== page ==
The main symptom of a bunion is the formation of a hard lump that forms on the side of the foot by the big toe, so the large toe will point towards the other toes. This often causes hard, red or swollen skin over the lump.

You may also have pain along the side or bottom of the foot, usually worse on walking or when wearing shoes.

Easing the pain

Bunions tend to be hereditary and although you can’t stop them from getting worse, there are things you can do to ease the pain and minimise discomfort.

  • Wear wider-fitting shoes or shoes with a wider toe box to stop friction over the area. 
  • Wear shoes with a soft insole, low heel and soft sole.
  • Apply an icepack to the area for about 5 minutes at a time to try and reduce any inflammation.
  • Try bunion pads (available through your foot health professional or at the chemist). These stop the friction and pressure caused by the extra growth.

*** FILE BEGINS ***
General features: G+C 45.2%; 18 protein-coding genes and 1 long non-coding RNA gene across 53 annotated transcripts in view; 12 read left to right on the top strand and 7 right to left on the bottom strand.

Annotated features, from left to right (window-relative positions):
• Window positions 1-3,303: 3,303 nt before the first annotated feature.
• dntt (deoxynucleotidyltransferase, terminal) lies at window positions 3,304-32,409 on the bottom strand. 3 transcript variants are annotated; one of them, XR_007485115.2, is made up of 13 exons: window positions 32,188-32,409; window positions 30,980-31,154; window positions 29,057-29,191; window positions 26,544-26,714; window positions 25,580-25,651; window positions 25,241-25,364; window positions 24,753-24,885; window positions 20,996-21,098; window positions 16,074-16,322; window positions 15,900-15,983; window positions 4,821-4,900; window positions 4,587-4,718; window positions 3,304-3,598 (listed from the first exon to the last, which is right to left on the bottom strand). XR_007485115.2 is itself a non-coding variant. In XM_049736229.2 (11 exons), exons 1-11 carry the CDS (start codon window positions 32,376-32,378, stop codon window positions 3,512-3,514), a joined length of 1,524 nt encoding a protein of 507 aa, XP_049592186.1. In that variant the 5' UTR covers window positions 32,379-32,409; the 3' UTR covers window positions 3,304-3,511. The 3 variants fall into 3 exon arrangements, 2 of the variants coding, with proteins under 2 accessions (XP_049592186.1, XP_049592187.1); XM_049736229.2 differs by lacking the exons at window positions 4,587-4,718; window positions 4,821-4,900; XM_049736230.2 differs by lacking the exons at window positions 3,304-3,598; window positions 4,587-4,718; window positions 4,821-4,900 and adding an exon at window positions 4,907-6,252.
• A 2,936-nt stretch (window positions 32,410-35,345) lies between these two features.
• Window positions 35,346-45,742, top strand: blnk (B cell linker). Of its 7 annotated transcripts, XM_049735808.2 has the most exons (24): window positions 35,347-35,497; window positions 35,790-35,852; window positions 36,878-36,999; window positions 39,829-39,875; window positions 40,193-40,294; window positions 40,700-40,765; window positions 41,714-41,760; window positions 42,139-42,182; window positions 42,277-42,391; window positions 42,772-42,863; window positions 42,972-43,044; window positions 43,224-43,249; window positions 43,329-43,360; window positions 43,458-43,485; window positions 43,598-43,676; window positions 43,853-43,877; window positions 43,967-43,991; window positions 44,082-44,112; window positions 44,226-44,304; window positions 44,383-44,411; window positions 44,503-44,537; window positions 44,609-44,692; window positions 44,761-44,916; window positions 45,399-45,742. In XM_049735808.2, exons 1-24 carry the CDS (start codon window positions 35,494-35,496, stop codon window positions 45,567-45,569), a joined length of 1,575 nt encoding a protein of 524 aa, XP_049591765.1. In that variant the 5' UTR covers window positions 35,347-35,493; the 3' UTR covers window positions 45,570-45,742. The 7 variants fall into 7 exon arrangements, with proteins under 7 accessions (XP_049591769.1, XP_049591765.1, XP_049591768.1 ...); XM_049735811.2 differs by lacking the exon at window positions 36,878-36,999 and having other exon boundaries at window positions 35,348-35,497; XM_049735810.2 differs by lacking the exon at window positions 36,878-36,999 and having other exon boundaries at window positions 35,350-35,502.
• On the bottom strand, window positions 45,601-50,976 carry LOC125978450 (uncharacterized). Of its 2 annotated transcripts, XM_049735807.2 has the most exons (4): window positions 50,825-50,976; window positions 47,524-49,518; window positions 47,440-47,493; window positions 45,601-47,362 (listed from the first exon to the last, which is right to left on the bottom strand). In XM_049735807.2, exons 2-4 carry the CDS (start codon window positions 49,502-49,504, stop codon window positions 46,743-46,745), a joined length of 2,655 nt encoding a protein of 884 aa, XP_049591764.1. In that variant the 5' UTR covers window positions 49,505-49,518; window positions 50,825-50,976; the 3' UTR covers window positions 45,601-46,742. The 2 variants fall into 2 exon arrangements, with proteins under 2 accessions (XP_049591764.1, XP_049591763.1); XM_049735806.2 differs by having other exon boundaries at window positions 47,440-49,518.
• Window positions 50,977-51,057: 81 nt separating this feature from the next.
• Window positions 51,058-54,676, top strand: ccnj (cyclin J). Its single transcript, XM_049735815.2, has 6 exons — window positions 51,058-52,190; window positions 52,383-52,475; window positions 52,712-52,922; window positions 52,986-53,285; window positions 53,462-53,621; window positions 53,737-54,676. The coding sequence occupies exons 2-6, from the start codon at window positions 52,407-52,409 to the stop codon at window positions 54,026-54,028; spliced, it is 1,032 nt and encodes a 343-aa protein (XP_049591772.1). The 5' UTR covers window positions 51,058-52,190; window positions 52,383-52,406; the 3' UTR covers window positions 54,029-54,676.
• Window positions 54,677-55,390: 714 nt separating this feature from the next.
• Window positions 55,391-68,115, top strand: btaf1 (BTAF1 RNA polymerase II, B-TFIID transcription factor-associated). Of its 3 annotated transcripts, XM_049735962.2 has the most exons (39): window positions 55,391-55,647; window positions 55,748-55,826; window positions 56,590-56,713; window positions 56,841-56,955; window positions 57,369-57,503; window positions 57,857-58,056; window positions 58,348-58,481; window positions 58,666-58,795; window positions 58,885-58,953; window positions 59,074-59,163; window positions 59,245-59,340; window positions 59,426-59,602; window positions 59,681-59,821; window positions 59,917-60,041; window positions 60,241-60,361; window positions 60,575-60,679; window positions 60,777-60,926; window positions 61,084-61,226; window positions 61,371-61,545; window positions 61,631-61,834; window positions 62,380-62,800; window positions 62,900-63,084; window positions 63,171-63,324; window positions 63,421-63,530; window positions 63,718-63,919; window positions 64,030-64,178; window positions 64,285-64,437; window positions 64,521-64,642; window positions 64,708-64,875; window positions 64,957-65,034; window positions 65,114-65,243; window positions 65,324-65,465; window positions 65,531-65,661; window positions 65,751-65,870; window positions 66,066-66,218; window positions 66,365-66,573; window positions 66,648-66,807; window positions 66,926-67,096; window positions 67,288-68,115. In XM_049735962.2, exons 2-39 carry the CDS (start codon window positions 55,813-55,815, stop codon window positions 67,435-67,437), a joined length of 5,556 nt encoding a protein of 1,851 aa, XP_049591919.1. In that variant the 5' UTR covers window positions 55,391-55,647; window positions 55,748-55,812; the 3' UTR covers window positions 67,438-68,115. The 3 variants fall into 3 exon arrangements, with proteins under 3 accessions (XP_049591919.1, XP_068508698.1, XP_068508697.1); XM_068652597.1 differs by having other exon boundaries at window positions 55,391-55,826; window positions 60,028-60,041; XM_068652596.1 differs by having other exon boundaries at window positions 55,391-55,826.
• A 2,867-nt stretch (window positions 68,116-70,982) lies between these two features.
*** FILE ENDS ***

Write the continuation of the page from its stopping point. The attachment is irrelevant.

• Take paracetamol or ibroprofen to ease the pain.
  • If you are overweight, try to reduce your weight.
  • Don’t wear high heels or tight pointed shoes
When to seek advice from a GP or foot health professional
  • If the pain continues after trying the above advice 
  • The pain is stopping you from doing your normal activities
  • Your bunions are getting worse
  • You have diabeties or are in a high-risk category 
Treatment for a bunion from a GP or foot health professional
  • Orthotics, toe spacers and toe supports to ease the symptoms
  • Referral to a surgeon if you are in a high-risk group, are diabetic or it is causing you a great deal of pain
Surgery for bunions
  • Surgery is the only way to reduce the mass of bone but it is not always successful and the bony growth might grow back.
  • Surgery is not without risks.
  • You usually need to stay off your feet as much as possible for the first two weeks
  • Avoid driving for 6–8 weeks
  • Stay off work for 6–12 weeks – depending on type of employment
  • Avoid sports for up to 6 months
After the operation
  • Your toes might be weaker or stiffer than before
  • They might not be perfectly straight
  • Your feet might still be slightly wide, so you’ll probably still need to wear wide, comfy shoes
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